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The Stories of English [Paperback]

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Item Number 442989  
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Item Specifications...

Pages   584
Est. Packaging Dimensions:   Length: 1.5" Width: 5.5" Height: 7.75"
Weight:   1.15 lbs.
Binding  Softcover
Release Date   Sep 6, 2005
Publisher   Overlook TP
ISBN  1585677191  
EAN  9781585677191  

Availability  0 units.

Item Description...
An innovative history of the English language draws on the rich diversity of dialects of nonstandard English speakers and regional accents all around the world, as well as the dialects that appear in a variety of literary classics, to explain the colorful variety and significance of the language. Reprint.

Buy The Stories of English by David Crystal from our Christian Books store - isbn: 9781585677191 & 1585677191

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More About David Crystal

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David Crystal is Honorary Professor of Linguistics at the University of Wales, Bangor. In 1995, he was awarded the Order of the British Empire for services to the English language. He lives in the United Kingdom.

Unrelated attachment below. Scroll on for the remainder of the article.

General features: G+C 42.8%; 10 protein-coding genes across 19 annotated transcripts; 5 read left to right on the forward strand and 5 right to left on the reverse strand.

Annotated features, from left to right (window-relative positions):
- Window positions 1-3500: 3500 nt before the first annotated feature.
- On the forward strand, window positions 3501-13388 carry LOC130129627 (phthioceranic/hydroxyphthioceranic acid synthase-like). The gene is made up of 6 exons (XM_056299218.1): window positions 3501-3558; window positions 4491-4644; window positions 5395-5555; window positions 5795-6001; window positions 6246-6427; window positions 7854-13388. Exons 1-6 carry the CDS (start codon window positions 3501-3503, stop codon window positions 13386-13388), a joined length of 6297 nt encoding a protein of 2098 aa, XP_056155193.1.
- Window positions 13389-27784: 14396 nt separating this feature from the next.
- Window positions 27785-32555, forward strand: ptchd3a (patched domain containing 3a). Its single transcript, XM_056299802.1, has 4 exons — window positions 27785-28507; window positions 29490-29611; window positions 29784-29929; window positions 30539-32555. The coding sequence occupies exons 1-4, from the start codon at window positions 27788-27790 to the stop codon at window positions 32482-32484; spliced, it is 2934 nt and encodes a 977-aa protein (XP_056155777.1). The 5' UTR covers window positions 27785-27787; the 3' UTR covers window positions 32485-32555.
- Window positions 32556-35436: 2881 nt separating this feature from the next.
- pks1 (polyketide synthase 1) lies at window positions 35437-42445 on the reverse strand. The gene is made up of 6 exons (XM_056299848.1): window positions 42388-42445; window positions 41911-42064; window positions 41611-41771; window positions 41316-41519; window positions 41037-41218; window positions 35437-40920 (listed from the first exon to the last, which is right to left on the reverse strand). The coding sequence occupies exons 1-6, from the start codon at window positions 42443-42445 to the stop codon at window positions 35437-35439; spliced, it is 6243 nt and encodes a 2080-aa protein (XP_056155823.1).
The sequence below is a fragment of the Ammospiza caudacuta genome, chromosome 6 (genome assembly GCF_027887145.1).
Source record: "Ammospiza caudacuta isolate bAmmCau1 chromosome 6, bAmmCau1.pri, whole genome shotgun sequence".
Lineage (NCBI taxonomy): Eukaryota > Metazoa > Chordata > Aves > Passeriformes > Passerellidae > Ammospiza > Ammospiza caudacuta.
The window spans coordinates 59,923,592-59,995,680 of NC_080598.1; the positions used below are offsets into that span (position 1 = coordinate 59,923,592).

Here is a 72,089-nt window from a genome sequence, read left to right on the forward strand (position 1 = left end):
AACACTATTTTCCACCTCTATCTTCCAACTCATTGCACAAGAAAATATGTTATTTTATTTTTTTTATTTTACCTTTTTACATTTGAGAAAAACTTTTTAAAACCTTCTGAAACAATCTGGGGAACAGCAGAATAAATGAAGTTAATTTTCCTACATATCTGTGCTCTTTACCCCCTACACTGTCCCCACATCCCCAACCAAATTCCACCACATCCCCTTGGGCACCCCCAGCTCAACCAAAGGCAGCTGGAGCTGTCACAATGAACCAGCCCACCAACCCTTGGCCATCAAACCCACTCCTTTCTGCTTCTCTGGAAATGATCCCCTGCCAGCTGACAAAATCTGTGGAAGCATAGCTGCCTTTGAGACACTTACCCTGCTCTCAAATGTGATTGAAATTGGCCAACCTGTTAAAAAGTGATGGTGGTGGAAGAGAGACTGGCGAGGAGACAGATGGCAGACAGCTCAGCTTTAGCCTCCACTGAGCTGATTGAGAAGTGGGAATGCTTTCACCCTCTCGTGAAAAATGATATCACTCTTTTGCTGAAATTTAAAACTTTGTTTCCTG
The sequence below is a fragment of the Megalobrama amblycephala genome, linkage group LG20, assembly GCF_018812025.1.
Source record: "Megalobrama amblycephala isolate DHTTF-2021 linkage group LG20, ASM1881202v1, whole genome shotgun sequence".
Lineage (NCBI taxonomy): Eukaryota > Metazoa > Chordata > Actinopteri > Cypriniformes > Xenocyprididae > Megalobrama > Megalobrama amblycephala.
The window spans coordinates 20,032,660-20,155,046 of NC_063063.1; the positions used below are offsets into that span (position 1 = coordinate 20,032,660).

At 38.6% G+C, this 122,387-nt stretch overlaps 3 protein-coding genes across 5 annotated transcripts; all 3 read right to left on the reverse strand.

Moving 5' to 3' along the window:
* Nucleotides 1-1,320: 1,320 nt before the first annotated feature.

David Crystal currently resides in Holyhead. David Crystal was born in 1941 and has an academic affiliation as follows - University College of North Wales Bangor University University College.

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Product Categories
1Books > Subjects > History > Europe > England > General   [11650  similar products]
2Books > Subjects > Reference > General   [18144  similar products]
3Books > Subjects > Reference > Words & Language > Linguistics   [3266  similar products]

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Reviews - What do our customers think?
Good analysis.  Aug 6, 2007
I have a minor in linguistics and love this subject, so it's a book I pick up from time to time and just read bits and pieces. It's wonderfully well-written and the scholarship is great. If you think you know all there is to know about the history of English, think again: I've learned so much and I haven't even finished it yet!
Interesting and informative  Apr 11, 2007
I have spoken English all my life, but I did not know much about its history and evolution. This book provided answers to most of my questions and did so in a most entertaining manner. It covers English, from its Anglo-Saxon roots, through Middle English, to Standard English and beyond.